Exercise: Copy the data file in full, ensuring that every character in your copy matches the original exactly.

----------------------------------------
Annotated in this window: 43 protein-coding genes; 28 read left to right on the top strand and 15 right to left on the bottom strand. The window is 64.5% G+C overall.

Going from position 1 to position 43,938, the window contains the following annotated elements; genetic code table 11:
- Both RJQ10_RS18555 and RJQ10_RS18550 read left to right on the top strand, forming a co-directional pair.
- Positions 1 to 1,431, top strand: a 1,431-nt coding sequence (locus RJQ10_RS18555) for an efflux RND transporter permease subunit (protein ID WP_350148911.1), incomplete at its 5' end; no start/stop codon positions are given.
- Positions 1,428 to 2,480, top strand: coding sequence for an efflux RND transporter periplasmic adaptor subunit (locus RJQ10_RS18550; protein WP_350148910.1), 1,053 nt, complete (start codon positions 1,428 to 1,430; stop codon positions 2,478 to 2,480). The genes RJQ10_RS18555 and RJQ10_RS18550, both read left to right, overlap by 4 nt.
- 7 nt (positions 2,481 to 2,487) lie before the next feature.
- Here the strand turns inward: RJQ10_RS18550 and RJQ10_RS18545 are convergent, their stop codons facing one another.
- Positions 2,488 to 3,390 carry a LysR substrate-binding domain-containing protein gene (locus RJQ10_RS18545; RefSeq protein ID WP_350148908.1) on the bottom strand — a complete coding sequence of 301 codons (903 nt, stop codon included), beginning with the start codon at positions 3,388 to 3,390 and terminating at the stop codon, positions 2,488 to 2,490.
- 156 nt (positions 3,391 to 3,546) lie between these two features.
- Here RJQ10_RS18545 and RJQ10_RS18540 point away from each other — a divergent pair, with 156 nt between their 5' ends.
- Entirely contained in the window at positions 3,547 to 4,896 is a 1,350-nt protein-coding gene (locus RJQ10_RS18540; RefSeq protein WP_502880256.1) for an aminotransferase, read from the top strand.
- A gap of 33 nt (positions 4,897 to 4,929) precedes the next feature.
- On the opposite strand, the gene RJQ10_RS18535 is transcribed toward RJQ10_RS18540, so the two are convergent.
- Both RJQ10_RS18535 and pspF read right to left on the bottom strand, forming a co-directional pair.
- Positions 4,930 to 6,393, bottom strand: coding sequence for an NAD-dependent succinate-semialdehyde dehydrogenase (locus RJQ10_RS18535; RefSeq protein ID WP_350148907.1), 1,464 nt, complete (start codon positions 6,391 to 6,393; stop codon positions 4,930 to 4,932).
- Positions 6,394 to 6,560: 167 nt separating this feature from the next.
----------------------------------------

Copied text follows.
Annotated in this window: 43 protein-coding genes; 28 read left to right on the top strand and 15 right to left on the bottom strand. The window is 64.5% G+C overall.

Going from position 1 to position 43,938, the window contains the following annotated elements; genetic code table 11:
- Both RJQ10_RS18555 and RJQ10_RS18550 read left to right on the top strand, forming a co-directional pair.
- Positions 1 to 1,431, top strand: a 1,431-nt coding sequence (locus RJQ10_RS18555) for an efflux RND transporter permease subunit (protein ID WP_350148911.1), incomplete at its 5' end; no start/stop codon positions are given.
- Positions 1,428 to 2,480, top strand: coding sequence for an efflux RND transporter periplasmic adaptor subunit (locus RJQ10_RS18550; protein WP_350148910.1), 1,053 nt, complete (start codon positions 1,428 to 1,430; stop codon positions 2,478 to 2,480). The genes RJQ10_RS18555 and RJQ10_RS18550, both read left to right, overlap by 4 nt.
- 7 nt (positions 2,481 to 2,487) lie before the next feature.
- Here the strand turns inward: RJQ10_RS18550 and RJQ10_RS18545 are convergent, their stop codons facing one another.
- Positions 2,488 to 3,390 carry a LysR substrate-binding domain-containing protein gene (locus RJQ10_RS18545; RefSeq protein ID WP_350148908.1) on the bottom strand — a complete coding sequence of 301 codons (903 nt, stop codon included), beginning with the start codon at positions 3,388 to 3,390 and terminating at the stop codon, positions 2,488 to 2,490.
- 156 nt (positions 3,391 to 3,546) lie between these two features.
- Here RJQ10_RS18545 and RJQ10_RS18540 point away from each other — a divergent pair, with 156 nt between their 5' ends.
- Entirely contained in the window at positions 3,547 to 4,896 is a 1,350-nt protein-coding gene (locus RJQ10_RS18540; RefSeq protein WP_502880256.1) for an aminotransferase, read from the top strand.
- A gap of 33 nt (positions 4,897 to 4,929) precedes the next feature.
- On the opposite strand, the gene RJQ10_RS18535 is transcribed toward RJQ10_RS18540, so the two are convergent.
- Both RJQ10_RS18535 and pspF read right to left on the bottom strand, forming a co-directional pair.
- Positions 4,930 to 6,393, bottom strand: coding sequence for an NAD-dependent succinate-semialdehyde dehydrogenase (locus RJQ10_RS18535; RefSeq protein ID WP_350148907.1), 1,464 nt, complete (start codon positions 6,391 to 6,393; stop codon positions 4,930 to 4,932).
- Positions 6,394 to 6,560: 167 nt separating this feature from the next.